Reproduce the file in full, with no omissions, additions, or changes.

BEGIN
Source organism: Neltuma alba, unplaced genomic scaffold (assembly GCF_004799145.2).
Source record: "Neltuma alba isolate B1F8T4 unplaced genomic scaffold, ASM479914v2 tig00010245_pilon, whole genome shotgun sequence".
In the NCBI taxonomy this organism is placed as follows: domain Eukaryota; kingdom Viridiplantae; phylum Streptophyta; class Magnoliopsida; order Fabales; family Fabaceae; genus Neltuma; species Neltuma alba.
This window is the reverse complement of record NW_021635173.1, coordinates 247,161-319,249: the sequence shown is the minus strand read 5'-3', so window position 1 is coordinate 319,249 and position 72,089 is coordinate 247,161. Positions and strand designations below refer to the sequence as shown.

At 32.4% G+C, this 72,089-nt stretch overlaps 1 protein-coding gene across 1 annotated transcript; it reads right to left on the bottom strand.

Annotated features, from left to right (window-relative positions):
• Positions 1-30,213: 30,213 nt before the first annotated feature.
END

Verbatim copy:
Source organism: Neltuma alba, unplaced genomic scaffold (assembly GCF_004799145.2).
Source record: "Neltuma alba isolate B1F8T4 unplaced genomic scaffold, ASM479914v2 tig00010245_pilon, whole genome shotgun sequence".
In the NCBI taxonomy this organism is placed as follows: domain Eukaryota; kingdom Viridiplantae; phylum Streptophyta; class Magnoliopsida; order Fabales; family Fabaceae; genus Neltuma; species Neltuma alba.
This window is the reverse complement of record NW_021635173.1, coordinates 247,161-319,249: the sequence shown is the minus strand read 5'-3', so window position 1 is coordinate 319,249 and position 72,089 is coordinate 247,161. Positions and strand designations below refer to the sequence as shown.

At 32.4% G+C, this 72,089-nt stretch overlaps 1 protein-coding gene across 1 annotated transcript; it reads right to left on the bottom strand.

Annotated features, from left to right (window-relative positions):
• Positions 1-30,213: 30,213 nt before the first annotated feature.